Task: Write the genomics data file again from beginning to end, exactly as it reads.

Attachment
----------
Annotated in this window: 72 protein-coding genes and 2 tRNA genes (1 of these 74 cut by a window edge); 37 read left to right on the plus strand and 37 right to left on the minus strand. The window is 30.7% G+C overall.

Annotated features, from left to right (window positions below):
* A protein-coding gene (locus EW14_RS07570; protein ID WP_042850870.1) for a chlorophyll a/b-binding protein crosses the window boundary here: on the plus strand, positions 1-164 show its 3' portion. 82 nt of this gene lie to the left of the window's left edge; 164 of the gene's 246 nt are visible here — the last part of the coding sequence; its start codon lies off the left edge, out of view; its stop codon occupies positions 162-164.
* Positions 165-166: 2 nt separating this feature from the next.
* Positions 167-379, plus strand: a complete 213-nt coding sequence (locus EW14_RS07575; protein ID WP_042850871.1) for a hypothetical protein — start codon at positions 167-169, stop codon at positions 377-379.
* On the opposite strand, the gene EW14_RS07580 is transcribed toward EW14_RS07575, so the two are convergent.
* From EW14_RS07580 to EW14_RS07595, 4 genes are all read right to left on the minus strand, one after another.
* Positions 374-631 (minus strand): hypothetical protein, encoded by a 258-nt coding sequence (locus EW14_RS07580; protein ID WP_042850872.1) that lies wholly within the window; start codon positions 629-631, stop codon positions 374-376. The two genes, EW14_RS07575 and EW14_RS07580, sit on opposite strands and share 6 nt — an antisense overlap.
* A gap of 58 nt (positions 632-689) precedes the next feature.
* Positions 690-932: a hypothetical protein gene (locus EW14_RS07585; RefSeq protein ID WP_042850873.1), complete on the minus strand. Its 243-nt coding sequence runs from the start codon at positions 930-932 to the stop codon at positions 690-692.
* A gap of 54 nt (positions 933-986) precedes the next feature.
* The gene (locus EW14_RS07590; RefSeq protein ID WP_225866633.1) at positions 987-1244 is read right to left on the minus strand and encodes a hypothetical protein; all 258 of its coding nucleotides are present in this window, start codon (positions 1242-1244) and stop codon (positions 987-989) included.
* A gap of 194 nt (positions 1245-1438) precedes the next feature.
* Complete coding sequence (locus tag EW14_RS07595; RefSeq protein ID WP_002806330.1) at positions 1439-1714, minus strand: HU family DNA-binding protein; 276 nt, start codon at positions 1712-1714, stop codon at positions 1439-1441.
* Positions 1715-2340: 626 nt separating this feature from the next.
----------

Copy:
Annotated in this window: 72 protein-coding genes and 2 tRNA genes (1 of these 74 cut by a window edge); 37 read left to right on the plus strand and 37 right to left on the minus strand. The window is 30.7% G+C overall.

Annotated features, from left to right (window positions below):
* A protein-coding gene (locus EW14_RS07570; protein ID WP_042850870.1) for a chlorophyll a/b-binding protein crosses the window boundary here: on the plus strand, positions 1-164 show its 3' portion. 82 nt of this gene lie to the left of the window's left edge; 164 of the gene's 246 nt are visible here — the last part of the coding sequence; its start codon lies off the left edge, out of view; its stop codon occupies positions 162-164.
* Positions 165-166: 2 nt separating this feature from the next.
* Positions 167-379, plus strand: a complete 213-nt coding sequence (locus EW14_RS07575; protein ID WP_042850871.1) for a hypothetical protein — start codon at positions 167-169, stop codon at positions 377-379.
* On the opposite strand, the gene EW14_RS07580 is transcribed toward EW14_RS07575, so the two are convergent.
* From EW14_RS07580 to EW14_RS07595, 4 genes are all read right to left on the minus strand, one after another.
* Positions 374-631 (minus strand): hypothetical protein, encoded by a 258-nt coding sequence (locus EW14_RS07580; protein ID WP_042850872.1) that lies wholly within the window; start codon positions 629-631, stop codon positions 374-376. The two genes, EW14_RS07575 and EW14_RS07580, sit on opposite strands and share 6 nt — an antisense overlap.
* A gap of 58 nt (positions 632-689) precedes the next feature.
* Positions 690-932: a hypothetical protein gene (locus EW14_RS07585; RefSeq protein ID WP_042850873.1), complete on the minus strand. Its 243-nt coding sequence runs from the start codon at positions 930-932 to the stop codon at positions 690-692.
* A gap of 54 nt (positions 933-986) precedes the next feature.
* The gene (locus EW14_RS07590; RefSeq protein ID WP_225866633.1) at positions 987-1244 is read right to left on the minus strand and encodes a hypothetical protein; all 258 of its coding nucleotides are present in this window, start codon (positions 1242-1244) and stop codon (positions 987-989) included.
* A gap of 194 nt (positions 1245-1438) precedes the next feature.
* Complete coding sequence (locus tag EW14_RS07595; RefSeq protein ID WP_002806330.1) at positions 1439-1714, minus strand: HU family DNA-binding protein; 276 nt, start codon at positions 1712-1714, stop codon at positions 1439-1441.
* Positions 1715-2340: 626 nt separating this feature from the next.